DENVER (KDVR) — The conversation surrounding voting laws is front and center after the MLB moved the 2021 All-Star Game from Atlanta to Coors Field.
So what’s the big difference between voting in Georgia and voting in Colorado? The Problem Solvers asked Secretary of State Jena Griswold.
Colorado has long been praised for having safe and secure elections. The fact that the state sends absentee ballots to every registered voter plays a big part in that. Georgia on the other hand, requires voters to request a ballot and have it sent to them as late as 11 days before a general election. On top of the quick turnaround, voters must include their driver’s license or state ID number on the ballot application.
In Colorado, you can register with other forms of identification, like a student ID card or even a bill with your name on it.
“We also have same-day voter registration and automatic voter registration, so we believe that registration be accessible just like voting should,” Griswold said.
Colorado voters have the flexibility to turn those ballots in to a drop box before 7 p.m. on election day.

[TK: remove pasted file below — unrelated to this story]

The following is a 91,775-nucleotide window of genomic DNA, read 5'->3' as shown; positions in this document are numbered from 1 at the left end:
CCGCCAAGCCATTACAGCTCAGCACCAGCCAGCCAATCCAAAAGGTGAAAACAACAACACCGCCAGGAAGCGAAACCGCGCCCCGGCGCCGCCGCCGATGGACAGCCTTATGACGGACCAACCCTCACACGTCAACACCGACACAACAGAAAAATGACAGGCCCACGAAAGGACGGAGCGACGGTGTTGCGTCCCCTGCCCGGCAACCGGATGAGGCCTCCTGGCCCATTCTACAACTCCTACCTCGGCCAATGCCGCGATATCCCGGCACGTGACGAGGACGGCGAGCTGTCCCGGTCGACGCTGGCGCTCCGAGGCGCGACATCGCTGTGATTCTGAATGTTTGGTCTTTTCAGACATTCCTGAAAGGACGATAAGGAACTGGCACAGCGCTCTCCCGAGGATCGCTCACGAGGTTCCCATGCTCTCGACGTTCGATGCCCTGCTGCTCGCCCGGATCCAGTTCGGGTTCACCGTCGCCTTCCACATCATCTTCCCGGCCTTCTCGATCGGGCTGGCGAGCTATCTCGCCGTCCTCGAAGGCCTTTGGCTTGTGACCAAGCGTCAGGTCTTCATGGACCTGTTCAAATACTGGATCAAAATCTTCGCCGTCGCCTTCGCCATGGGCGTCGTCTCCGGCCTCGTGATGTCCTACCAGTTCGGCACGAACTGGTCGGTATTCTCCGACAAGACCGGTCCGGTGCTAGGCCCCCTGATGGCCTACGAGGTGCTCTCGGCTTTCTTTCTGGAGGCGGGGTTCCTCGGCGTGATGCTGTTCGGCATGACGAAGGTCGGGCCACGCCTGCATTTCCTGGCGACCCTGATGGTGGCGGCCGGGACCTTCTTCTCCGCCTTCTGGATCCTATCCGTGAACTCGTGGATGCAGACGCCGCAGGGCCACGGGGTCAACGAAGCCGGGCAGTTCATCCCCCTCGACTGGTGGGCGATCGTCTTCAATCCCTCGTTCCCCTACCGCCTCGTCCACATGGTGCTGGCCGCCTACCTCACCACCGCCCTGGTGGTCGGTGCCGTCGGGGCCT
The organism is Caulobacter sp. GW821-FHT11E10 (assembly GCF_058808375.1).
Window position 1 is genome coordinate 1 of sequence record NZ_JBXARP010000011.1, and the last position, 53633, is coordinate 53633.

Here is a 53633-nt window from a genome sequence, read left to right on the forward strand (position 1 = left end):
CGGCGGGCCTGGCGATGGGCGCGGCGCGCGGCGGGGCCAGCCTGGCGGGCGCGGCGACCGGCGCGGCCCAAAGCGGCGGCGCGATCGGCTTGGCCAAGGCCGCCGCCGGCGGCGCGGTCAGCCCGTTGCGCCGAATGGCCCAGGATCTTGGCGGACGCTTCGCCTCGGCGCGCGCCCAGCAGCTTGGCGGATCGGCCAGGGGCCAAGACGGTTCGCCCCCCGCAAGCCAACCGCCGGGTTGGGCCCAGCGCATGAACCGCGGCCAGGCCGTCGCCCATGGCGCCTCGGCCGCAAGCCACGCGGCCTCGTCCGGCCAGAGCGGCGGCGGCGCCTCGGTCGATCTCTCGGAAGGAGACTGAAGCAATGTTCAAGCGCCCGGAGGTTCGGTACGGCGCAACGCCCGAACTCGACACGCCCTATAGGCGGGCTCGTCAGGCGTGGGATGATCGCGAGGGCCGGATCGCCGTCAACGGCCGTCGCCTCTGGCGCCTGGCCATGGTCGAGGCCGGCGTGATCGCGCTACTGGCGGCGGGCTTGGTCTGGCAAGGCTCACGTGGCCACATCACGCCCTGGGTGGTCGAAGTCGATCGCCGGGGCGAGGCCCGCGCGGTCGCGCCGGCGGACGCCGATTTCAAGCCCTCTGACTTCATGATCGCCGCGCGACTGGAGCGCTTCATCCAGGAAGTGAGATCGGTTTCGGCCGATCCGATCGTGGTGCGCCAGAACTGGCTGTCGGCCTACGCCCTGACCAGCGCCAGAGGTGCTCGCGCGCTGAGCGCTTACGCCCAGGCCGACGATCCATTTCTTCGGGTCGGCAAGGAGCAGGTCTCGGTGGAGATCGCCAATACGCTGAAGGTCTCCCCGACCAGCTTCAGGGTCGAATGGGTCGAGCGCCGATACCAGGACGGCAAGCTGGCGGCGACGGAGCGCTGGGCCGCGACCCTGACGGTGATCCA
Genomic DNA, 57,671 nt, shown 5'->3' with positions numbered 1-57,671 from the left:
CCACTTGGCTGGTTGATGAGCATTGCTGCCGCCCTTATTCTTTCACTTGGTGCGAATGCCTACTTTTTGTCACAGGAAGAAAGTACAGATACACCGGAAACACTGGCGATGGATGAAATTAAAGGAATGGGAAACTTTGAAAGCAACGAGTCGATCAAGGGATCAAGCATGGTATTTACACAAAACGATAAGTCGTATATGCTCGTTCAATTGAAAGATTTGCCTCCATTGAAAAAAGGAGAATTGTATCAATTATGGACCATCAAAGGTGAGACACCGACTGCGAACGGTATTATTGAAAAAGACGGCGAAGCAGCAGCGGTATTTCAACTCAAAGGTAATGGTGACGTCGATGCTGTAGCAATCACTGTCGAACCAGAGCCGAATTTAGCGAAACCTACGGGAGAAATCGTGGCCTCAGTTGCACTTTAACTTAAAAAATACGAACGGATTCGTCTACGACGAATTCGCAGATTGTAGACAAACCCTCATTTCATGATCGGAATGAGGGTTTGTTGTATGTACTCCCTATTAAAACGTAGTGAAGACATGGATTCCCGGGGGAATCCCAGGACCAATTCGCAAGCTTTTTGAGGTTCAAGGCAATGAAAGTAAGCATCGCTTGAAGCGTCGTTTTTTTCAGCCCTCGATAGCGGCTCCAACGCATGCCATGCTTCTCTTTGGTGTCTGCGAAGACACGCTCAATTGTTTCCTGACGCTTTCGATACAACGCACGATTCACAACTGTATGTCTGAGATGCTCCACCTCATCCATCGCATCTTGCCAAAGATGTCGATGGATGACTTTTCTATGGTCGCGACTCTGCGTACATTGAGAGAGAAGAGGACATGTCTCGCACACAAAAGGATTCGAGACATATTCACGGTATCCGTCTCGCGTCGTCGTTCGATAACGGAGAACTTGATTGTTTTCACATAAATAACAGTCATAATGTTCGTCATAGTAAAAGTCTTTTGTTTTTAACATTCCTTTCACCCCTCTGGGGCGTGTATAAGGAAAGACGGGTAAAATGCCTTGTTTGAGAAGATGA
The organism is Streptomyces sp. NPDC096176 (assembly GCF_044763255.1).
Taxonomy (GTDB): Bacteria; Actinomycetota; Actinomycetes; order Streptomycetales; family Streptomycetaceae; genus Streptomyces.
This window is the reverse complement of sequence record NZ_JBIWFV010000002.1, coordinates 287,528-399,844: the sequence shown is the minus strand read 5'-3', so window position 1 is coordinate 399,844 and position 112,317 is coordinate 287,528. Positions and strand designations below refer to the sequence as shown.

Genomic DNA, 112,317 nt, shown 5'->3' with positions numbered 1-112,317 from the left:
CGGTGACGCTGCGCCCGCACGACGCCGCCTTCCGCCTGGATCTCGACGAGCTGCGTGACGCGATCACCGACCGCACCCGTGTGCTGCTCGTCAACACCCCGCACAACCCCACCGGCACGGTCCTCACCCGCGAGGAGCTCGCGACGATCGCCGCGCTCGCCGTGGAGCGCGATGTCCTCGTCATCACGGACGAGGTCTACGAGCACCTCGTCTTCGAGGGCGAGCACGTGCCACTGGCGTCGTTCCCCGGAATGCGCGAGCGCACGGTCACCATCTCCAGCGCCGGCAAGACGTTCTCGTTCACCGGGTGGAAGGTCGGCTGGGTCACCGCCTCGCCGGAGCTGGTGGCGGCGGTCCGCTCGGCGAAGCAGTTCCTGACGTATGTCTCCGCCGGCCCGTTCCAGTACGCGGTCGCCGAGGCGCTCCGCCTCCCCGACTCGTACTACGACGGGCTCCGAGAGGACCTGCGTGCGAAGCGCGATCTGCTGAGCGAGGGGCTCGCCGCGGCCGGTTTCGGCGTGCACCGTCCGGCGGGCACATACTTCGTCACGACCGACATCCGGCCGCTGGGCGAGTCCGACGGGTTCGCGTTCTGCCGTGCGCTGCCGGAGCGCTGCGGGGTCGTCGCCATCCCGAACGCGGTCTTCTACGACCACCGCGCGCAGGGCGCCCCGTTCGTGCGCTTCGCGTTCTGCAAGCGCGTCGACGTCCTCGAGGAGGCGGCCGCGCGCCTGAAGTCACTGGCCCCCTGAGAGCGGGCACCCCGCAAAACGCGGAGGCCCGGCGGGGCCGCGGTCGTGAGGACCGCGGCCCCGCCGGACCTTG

In Georgia, drop boxes will now be found inside early voting locations, where they can be monitored by an election official or law enforcement. The state’s new law also significantly reduces the number of drop boxes found in the state; While every county is required to have at least one, the total amount of drop boxes will be capped at one box per 100,000 voters.
Here in Colorado, the state had around 390 ballot boxes available for the public to use.
“We increased the number of drop boxes required in 2019 in the Colorado Votes Act. We also increased the number of voting centers and for the first time, guaranteed a drop box or voting center on all public universities and tribal lands,” Griswold said.
A big point of disapproval for many with Georgia’s new law was the criminalizing of giving voters food and drinks within 150 feet of polling places. Something Griswold says will not be an issue here.
“We don’t have 12-hour long lines in Colorado. I don’t think Coloradans would like that,” said Griswold. “We do have a rule about electioneering, where you can’t wear apparel from the campaign you like within 100 feet of the polls, but apart from that, you are allowed to give people water and food.”
After this high-profile move, Colorado’s secretary of state is hoping other states take notice and make their elections more accessible.